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Leading the economy astray

Apr 20,2018
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KIM KI-CHAN

The author is a senior writer on employment and labor at the JoongAng Ilbo.

The Korean Anti-Corruption and Civil Rights Commission and the Ministry of Trade, Industry and Energy have put a brake on a Samsung Electronics work environment report from going public. The Central Administrative Appeals Commission of the Anti-Corruption and Civil Rights Commission accepted Samsung Electronics’ request to suspend the execution of public release, and the Industrial Technology Protection Committee of the Trade Ministry classified the report as “core national technology.” The Ministry of Labor and Employment was the only one pushing for the release of the report.

Consultation among agencies is necessary for sensitive issues, as different ministries handle overlapping cases. Economy and technology-related issues are complicated and cannot be judged by a single ministry. If the Ministry of Labor had consulted the Ministry of Trade in advance, the confusion could have been avoided.

In fact, the controversy over the public release of the work environment report is nothing new. It started ten years ago in 2008. In 2009, then opposition lawmakers asked the semiconductor industry for industrial health risk assessment reports. Jeong Hyeon-ok, then the head of the industrial safety bureau of the Ministry of Labor, met with each lawmaker. He aggressively persuaded them that the report could be provided, but the lawmakers should take responsibility for the aftermath.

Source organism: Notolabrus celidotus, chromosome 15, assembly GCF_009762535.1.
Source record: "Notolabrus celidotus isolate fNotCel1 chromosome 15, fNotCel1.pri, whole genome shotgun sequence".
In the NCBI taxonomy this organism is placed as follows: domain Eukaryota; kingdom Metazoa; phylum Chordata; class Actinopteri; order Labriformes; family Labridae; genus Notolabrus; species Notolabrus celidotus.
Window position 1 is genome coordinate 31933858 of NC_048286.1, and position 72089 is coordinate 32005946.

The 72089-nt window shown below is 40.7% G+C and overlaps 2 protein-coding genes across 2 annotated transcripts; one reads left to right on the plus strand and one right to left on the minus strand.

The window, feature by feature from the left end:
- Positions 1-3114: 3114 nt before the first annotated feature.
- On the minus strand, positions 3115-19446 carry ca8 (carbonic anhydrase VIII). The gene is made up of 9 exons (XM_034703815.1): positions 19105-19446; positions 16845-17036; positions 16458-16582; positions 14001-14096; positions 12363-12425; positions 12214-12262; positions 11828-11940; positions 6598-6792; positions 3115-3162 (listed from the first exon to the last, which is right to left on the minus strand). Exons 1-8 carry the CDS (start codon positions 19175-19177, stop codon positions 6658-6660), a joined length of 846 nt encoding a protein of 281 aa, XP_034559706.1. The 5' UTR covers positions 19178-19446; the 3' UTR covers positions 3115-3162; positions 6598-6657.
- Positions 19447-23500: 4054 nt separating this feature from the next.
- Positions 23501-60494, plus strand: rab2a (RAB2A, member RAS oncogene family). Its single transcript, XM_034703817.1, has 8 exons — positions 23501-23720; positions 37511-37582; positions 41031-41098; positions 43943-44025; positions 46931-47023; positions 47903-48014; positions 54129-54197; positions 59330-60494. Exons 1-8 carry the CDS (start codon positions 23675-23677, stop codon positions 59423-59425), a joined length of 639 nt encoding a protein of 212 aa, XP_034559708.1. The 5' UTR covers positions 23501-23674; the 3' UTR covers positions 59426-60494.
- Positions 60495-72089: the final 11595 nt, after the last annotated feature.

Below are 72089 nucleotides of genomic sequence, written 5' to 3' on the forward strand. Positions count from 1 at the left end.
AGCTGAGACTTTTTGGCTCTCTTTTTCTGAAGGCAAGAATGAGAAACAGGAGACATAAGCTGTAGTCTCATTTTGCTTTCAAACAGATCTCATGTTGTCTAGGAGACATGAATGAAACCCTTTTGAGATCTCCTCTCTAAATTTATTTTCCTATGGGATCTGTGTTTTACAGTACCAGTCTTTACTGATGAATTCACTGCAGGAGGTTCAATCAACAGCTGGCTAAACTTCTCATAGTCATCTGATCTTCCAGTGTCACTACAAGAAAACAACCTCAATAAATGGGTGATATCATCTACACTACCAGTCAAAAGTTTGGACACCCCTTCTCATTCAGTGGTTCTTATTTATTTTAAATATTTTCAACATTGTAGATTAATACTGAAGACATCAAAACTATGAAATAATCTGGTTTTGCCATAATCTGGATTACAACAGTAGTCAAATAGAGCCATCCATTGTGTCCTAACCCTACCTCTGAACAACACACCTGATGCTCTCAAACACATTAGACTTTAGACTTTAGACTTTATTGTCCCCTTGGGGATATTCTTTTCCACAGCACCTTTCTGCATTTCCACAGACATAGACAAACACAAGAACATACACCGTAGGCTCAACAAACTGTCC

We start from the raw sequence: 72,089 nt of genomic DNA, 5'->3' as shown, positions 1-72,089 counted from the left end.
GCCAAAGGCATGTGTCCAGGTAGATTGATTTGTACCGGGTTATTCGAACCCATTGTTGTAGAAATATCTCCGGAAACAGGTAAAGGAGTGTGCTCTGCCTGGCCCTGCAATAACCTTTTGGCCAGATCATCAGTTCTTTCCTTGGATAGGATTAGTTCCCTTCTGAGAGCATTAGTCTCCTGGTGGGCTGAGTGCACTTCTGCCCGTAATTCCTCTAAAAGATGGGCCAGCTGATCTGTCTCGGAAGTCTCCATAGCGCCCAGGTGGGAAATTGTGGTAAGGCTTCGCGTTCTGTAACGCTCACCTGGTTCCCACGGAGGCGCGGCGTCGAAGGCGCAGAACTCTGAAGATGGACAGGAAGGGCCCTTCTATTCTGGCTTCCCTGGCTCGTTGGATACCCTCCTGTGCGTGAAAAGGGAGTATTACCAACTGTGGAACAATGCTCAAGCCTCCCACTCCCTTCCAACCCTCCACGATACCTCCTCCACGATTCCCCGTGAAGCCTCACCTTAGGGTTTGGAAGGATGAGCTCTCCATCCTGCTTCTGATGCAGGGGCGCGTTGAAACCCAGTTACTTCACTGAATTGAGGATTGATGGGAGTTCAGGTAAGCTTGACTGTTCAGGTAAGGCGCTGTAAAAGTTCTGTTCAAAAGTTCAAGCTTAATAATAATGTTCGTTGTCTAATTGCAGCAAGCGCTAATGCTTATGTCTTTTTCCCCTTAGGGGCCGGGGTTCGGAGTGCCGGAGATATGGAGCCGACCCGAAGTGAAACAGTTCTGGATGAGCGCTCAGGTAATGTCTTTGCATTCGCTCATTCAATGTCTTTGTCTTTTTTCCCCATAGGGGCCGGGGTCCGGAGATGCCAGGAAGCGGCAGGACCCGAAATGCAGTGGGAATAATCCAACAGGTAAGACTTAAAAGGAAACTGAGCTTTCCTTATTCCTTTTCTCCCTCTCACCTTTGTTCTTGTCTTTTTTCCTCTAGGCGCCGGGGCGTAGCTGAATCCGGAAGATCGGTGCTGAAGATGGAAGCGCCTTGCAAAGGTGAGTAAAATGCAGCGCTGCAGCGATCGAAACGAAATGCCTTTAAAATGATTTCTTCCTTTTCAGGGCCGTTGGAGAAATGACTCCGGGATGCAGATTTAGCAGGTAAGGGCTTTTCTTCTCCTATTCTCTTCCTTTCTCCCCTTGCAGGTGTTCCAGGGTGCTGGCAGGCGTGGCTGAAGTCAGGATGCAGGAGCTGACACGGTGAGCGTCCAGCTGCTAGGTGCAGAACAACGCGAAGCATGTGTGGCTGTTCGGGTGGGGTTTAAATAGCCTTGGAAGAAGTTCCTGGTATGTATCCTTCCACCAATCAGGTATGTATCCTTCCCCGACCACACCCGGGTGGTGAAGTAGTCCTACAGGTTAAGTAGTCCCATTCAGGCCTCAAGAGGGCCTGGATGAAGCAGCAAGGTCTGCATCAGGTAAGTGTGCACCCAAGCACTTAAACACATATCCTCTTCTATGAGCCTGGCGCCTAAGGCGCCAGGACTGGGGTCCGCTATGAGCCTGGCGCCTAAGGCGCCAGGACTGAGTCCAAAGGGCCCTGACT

He argued that semiconductors are a key industry for Korea, and a technology leak should be prevented at the national level. Therefore, if the reports were provided to lawmakers and any information was leaked, the lawmakers would be held accountable, and immunity would not apply. The lawmakers did not pursue the issue.

In the shipbuilding industry, key parts in plants are covered when people from rival companies visit. The allocation of materials itself is proprietary information in shipbuilding. The Ministry of Labor and Employment advocates “field-oriented administration” and would not neglect the efforts in the field to protect technologies. Of course, the ministry followed the order of the Daejeon High Court on behalf of the workers. But the ministry did not wait for the Supreme Court ruling, much less consult other ministries. It pursued the release only to be humiliated.

It is doubtful whether the Ministry of Labor is fulfilling its duties. GM Korea’s union and management are in extreme confrontation, but it is hard to see the ministry serving the role of mediating labor-management relations.

Jobs cannot be created when an industry falls behind in global competition. There is a considerable risk that the Ministry of Labor’s misguided direction could lead the economy astray.